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the genre's premiere review magazine for short SF & Fantasy since 1993

Clarkesworld #143, August 2018

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Clarkesworld #143, August 2018

The Veilonaut’s Dream” by Henry Szabranski

The Anchorite Wakes” by R.S.A. Garcia
Kingfisher” by Robert Reed
The Privilege of the Happy Ending” by Kij Johnson
The Loneliest Ward” by Hao Jingfang
Yukui!” by James Patrick Kelly

Reviewed by Jeffrey Steven Abrams

The Veilonaut’s Dream” by Henry Szabranski

In this literary, mesmerizing, multi-layered story, the reader is dropped into the world of veilnauts, highly paid professionals who explore the universe by travelling through wormhole-like entities known as discontinuities. Like the astronauts from which their name is derived, their work is dangerous, as the discontinuities, which they call gaps, are unpredictable, coming, going, or moving without notice. Many veilnauts have been shredded or worse after being caught in a gap that has shifted positions.

As leader Madeline and her team prepare to enter one of these “veiled” gaps, a chilling and foreshadowing thought passes through her head.

Everyone is lucky crossing the gap.

Everyone.

Until they’re not.”

Following an uneventful passage, the team finds itself in a dark and foreboding section of the universe. Instantly, the gap begins to shift, leaving them stranded. Veteran Mads knows this to be a death sentence, because the odds of identical gaps forming are infinitesimally small.

It’s here that “The Veilnaut’s Dream” diverges from other wormhole stories. While epics like Interstellar, Contact, 2001, and Kristine Rusch’s excellent new novella “Dix” (Asimov’s, Mar-Apr 2018) highlight the traveler’s destination, Szabranski’s focus is inward, concentrating on the mental aspects of dealing with hopeless situations.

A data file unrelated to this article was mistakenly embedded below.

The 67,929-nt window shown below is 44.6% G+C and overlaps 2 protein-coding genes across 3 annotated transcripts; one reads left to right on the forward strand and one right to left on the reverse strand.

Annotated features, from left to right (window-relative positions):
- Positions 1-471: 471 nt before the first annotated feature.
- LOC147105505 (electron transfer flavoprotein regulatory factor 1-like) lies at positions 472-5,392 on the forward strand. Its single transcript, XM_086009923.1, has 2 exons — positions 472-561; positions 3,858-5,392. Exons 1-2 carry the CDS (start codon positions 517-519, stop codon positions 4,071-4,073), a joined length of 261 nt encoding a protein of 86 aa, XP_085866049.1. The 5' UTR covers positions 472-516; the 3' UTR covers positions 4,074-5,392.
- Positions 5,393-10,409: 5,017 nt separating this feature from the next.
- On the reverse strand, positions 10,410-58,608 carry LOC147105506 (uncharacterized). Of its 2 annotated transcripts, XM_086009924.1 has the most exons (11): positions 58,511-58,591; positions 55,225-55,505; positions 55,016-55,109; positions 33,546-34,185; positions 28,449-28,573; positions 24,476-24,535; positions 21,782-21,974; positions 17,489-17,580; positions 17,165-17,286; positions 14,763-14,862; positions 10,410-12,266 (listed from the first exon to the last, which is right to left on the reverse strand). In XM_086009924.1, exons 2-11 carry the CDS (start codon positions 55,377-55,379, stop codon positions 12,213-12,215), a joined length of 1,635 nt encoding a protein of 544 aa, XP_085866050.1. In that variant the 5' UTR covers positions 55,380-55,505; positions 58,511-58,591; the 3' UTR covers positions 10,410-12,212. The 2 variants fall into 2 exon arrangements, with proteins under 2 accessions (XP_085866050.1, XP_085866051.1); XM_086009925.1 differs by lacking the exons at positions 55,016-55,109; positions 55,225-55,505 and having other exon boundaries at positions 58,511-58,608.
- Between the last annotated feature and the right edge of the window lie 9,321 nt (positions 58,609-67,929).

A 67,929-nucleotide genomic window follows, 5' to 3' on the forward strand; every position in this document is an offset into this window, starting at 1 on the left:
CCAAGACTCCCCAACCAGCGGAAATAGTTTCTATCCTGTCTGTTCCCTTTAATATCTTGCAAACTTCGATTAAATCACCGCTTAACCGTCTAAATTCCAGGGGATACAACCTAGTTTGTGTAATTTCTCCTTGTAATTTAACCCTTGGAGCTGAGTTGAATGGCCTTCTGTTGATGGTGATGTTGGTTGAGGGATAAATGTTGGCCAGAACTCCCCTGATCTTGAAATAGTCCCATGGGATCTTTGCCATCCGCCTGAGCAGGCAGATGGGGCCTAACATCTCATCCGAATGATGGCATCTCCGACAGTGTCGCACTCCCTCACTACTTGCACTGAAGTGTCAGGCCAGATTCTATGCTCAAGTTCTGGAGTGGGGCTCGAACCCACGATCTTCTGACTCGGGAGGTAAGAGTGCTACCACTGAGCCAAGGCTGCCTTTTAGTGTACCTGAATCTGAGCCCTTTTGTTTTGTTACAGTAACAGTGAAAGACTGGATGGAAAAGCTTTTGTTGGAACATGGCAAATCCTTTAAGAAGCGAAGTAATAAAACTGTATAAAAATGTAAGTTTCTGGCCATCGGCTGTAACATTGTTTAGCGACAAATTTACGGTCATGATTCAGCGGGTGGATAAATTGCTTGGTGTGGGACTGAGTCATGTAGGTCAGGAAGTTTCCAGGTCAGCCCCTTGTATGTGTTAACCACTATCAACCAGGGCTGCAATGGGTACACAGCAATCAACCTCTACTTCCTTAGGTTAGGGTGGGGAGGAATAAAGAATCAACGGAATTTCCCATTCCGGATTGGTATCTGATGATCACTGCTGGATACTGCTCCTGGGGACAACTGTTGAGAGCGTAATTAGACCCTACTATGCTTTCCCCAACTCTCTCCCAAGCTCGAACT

While waiting for her oxygen to run out, Mads relives the intimate details of her life; those who shaped and pushed her towards veilnautics. We learn that discontinuities have the quizzical ability to prevent recordings from transferring across gaps. This simple fact calls into question their physical nature, some even believing they are mystical or godlike constructs.

This is one of numerous questions the author brings to the reader through Mads’ eyes. He explores the value of hope, decisive action vs. passivity, the price of love, and ultimately a new vision of the universe.

Szabranski is a master at building tension. Every climactic scene is crafted slowly, methodically, with just enough non-essential information to keep the pages turning.

If there’s a fault to the story, it would be in Mads’ failure to come up with alternate solutions to her predicament. As a survivor of thirty missions, she might have been more proactive. However, such a minor flaw barely detracts from this excellent story.

The Anchorite Wakes” by R.S.A. Garcia

While Sister Nadine is listening to Father Paul’s sermon, a birdlike vision appears before her eyes, turns to brightly colored energy, then flows down the throat of a dark skinned girl with a recently bruised face

With Garcia’s hook set, I gleefully took the bait and was rewarded with one of the most thought-provoking stories I’ve read in years.

On a human populated world that is definitely not Earth, Sister Nadine is an Anchorist, an advisor who gives council to the needy. She attempts to help everyone who visits her cell, but pays additional attention to those she finds “interesting.” Louisa, the little girl with the bruised face, falls squarely into this category.

While praying in church, Sister Nadine encounters Louisa again and notices two more poorly disguised injuries on her body. Rather than reacting in pain, the child launches into a precocious interrogation of her elder. When she tells Nadine, “I can see your chains,” the Sister recognizes Louisa’s ability to know and see things that others cannot.